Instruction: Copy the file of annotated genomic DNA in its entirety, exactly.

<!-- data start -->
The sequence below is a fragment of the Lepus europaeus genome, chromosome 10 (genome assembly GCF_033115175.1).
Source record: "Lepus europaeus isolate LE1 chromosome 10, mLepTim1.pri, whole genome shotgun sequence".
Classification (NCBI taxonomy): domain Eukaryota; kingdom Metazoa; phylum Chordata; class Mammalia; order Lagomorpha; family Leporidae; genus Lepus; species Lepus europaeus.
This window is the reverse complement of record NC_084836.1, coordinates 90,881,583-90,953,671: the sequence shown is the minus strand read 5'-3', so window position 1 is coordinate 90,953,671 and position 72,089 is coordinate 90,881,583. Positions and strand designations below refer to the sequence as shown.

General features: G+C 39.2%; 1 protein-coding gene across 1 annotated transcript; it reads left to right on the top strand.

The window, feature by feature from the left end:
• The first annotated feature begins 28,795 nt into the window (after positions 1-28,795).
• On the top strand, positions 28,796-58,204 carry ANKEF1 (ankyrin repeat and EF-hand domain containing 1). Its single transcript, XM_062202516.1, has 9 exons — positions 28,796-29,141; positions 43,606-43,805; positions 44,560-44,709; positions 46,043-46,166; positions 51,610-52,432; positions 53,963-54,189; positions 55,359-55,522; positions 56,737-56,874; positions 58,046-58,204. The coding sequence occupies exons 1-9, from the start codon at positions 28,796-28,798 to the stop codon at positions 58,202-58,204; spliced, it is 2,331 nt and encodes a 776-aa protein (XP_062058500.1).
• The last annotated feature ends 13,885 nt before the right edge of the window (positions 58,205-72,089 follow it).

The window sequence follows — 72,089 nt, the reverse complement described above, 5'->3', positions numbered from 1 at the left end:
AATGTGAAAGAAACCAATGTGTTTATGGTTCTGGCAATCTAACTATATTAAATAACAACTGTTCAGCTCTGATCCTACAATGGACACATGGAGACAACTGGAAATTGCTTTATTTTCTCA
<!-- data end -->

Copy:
The sequence below is a fragment of the Lepus europaeus genome, chromosome 10 (genome assembly GCF_033115175.1).
Source record: "Lepus europaeus isolate LE1 chromosome 10, mLepTim1.pri, whole genome shotgun sequence".
Classification (NCBI taxonomy): domain Eukaryota; kingdom Metazoa; phylum Chordata; class Mammalia; order Lagomorpha; family Leporidae; genus Lepus; species Lepus europaeus.
This window is the reverse complement of record NC_084836.1, coordinates 90,881,583-90,953,671: the sequence shown is the minus strand read 5'-3', so window position 1 is coordinate 90,953,671 and position 72,089 is coordinate 90,881,583. Positions and strand designations below refer to the sequence as shown.

General features: G+C 39.2%; 1 protein-coding gene across 1 annotated transcript; it reads left to right on the top strand.

The window, feature by feature from the left end:
• The first annotated feature begins 28,795 nt into the window (after positions 1-28,795).
• On the top strand, positions 28,796-58,204 carry ANKEF1 (ankyrin repeat and EF-hand domain containing 1). Its single transcript, XM_062202516.1, has 9 exons — positions 28,796-29,141; positions 43,606-43,805; positions 44,560-44,709; positions 46,043-46,166; positions 51,610-52,432; positions 53,963-54,189; positions 55,359-55,522; positions 56,737-56,874; positions 58,046-58,204. The coding sequence occupies exons 1-9, from the start codon at positions 28,796-28,798 to the stop codon at positions 58,202-58,204; spliced, it is 2,331 nt and encodes a 776-aa protein (XP_062058500.1).
• The last annotated feature ends 13,885 nt before the right edge of the window (positions 58,205-72,089 follow it).

The window sequence follows — 72,089 nt, the reverse complement described above, 5'->3', positions numbered from 1 at the left end:
AATGTGAAAGAAACCAATGTGTTTATGGTTCTGGCAATCTAACTATATTAAATAACAACTGTTCAGCTCTGATCCTACAATGGACACATGGAGACAACTGGAAATTGCTTTATTTTCTCA